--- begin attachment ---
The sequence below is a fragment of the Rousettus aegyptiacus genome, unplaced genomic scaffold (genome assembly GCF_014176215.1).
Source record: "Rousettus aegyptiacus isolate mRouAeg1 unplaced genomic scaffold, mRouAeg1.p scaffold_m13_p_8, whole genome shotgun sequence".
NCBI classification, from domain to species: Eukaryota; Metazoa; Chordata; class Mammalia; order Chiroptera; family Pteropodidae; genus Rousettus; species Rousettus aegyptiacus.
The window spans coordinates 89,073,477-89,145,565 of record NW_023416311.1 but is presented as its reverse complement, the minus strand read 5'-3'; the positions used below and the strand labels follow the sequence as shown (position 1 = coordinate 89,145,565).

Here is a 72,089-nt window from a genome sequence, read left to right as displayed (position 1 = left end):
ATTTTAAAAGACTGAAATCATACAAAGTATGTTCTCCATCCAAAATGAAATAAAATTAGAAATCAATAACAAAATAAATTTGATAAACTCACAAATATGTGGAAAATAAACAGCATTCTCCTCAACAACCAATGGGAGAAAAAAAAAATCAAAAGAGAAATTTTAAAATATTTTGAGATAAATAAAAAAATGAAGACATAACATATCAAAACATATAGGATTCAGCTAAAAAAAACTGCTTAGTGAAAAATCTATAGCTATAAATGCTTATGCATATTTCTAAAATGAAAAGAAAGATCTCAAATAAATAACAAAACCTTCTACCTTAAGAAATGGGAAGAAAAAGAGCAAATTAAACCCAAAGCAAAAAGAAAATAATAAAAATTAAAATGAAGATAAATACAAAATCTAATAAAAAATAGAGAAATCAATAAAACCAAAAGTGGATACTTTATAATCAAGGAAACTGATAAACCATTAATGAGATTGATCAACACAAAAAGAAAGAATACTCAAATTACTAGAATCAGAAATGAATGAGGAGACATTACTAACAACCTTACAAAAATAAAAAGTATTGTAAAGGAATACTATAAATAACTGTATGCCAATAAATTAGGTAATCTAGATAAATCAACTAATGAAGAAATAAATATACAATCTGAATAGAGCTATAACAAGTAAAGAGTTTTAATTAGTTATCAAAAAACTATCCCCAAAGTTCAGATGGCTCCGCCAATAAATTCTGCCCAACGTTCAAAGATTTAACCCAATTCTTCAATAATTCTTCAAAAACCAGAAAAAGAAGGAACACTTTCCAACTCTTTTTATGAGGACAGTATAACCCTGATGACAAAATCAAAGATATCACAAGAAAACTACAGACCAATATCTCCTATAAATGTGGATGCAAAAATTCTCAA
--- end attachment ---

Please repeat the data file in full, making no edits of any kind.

The sequence below is a fragment of the Rousettus aegyptiacus genome, unplaced genomic scaffold (genome assembly GCF_014176215.1).
Source record: "Rousettus aegyptiacus isolate mRouAeg1 unplaced genomic scaffold, mRouAeg1.p scaffold_m13_p_8, whole genome shotgun sequence".
NCBI classification, from domain to species: Eukaryota; Metazoa; Chordata; class Mammalia; order Chiroptera; family Pteropodidae; genus Rousettus; species Rousettus aegyptiacus.
The window spans coordinates 89,073,477-89,145,565 of record NW_023416311.1 but is presented as its reverse complement, the minus strand read 5'-3'; the positions used below and the strand labels follow the sequence as shown (position 1 = coordinate 89,145,565).

Here is a 72,089-nt window from a genome sequence, read left to right as displayed (position 1 = left end):
ATTTTAAAAGACTGAAATCATACAAAGTATGTTCTCCATCCAAAATGAAATAAAATTAGAAATCAATAACAAAATAAATTTGATAAACTCACAAATATGTGGAAAATAAACAGCATTCTCCTCAACAACCAATGGGAGAAAAAAAAAATCAAAAGAGAAATTTTAAAATATTTTGAGATAAATAAAAAAATGAAGACATAACATATCAAAACATATAGGATTCAGCTAAAAAAAACTGCTTAGTGAAAAATCTATAGCTATAAATGCTTATGCATATTTCTAAAATGAAAAGAAAGATCTCAAATAAATAACAAAACCTTCTACCTTAAGAAATGGGAAGAAAAAGAGCAAATTAAACCCAAAGCAAAAAGAAAATAATAAAAATTAAAATGAAGATAAATACAAAATCTAATAAAAAATAGAGAAATCAATAAAACCAAAAGTGGATACTTTATAATCAAGGAAACTGATAAACCATTAATGAGATTGATCAACACAAAAAGAAAGAATACTCAAATTACTAGAATCAGAAATGAATGAGGAGACATTACTAACAACCTTACAAAAATAAAAAGTATTGTAAAGGAATACTATAAATAACTGTATGCCAATAAATTAGGTAATCTAGATAAATCAACTAATGAAGAAATAAATATACAATCTGAATAGAGCTATAACAAGTAAAGAGTTTTAATTAGTTATCAAAAAACTATCCCCAAAGTTCAGATGGCTCCGCCAATAAATTCTGCCCAACGTTCAAAGATTTAACCCAATTCTTCAATAATTCTTCAAAAACCAGAAAAAGAAGGAACACTTTCCAACTCTTTTTATGAGGACAGTATAACCCTGATGACAAAATCAAAGATATCACAAGAAAACTACAGACCAATATCTCCTATAAATGTGGATGCAAAAATTCTCAA